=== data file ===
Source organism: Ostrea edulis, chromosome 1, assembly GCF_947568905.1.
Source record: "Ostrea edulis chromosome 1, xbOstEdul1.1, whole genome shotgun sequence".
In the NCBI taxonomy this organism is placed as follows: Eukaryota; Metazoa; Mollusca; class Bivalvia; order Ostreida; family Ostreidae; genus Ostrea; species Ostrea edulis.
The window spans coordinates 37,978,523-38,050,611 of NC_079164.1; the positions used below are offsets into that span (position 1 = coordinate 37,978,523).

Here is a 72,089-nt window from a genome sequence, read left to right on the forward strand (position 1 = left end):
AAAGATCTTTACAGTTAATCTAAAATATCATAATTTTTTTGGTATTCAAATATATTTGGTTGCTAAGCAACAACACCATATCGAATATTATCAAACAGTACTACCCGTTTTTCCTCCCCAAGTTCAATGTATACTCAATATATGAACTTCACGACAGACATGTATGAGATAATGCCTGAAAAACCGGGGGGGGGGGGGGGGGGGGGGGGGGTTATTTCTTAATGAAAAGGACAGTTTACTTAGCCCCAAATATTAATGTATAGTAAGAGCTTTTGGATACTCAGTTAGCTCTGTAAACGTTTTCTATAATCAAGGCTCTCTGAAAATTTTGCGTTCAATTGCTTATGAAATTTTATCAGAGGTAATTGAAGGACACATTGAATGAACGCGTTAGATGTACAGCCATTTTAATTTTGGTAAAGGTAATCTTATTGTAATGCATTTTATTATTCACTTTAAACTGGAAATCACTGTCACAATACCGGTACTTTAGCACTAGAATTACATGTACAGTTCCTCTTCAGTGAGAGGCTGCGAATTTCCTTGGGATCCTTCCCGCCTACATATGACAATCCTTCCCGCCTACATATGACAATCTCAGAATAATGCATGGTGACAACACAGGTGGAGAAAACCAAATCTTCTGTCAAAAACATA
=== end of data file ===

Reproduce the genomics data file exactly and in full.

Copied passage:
Source organism: Ostrea edulis, chromosome 1, assembly GCF_947568905.1.
Source record: "Ostrea edulis chromosome 1, xbOstEdul1.1, whole genome shotgun sequence".
In the NCBI taxonomy this organism is placed as follows: Eukaryota; Metazoa; Mollusca; class Bivalvia; order Ostreida; family Ostreidae; genus Ostrea; species Ostrea edulis.
The window spans coordinates 37,978,523-38,050,611 of NC_079164.1; the positions used below are offsets into that span (position 1 = coordinate 37,978,523).

Here is a 72,089-nt window from a genome sequence, read left to right on the forward strand (position 1 = left end):
AAAGATCTTTACAGTTAATCTAAAATATCATAATTTTTTTGGTATTCAAATATATTTGGTTGCTAAGCAACAACACCATATCGAATATTATCAAACAGTACTACCCGTTTTTCCTCCCCAAGTTCAATGTATACTCAATATATGAACTTCACGACAGACATGTATGAGATAATGCCTGAAAAACCGGGGGGGGGGGGGGGGGGGGGGGGGGTTATTTCTTAATGAAAAGGACAGTTTACTTAGCCCCAAATATTAATGTATAGTAAGAGCTTTTGGATACTCAGTTAGCTCTGTAAACGTTTTCTATAATCAAGGCTCTCTGAAAATTTTGCGTTCAATTGCTTATGAAATTTTATCAGAGGTAATTGAAGGACACATTGAATGAACGCGTTAGATGTACAGCCATTTTAATTTTGGTAAAGGTAATCTTATTGTAATGCATTTTATTATTCACTTTAAACTGGAAATCACTGTCACAATACCGGTACTTTAGCACTAGAATTACATGTACAGTTCCTCTTCAGTGAGAGGCTGCGAATTTCCTTGGGATCCTTCCCGCCTACATATGACAATCCTTCCCGCCTACATATGACAATCTCAGAATAATGCATGGTGACAACACAGGTGGAGAAAACCAAATCTTCTGTCAAAAACATA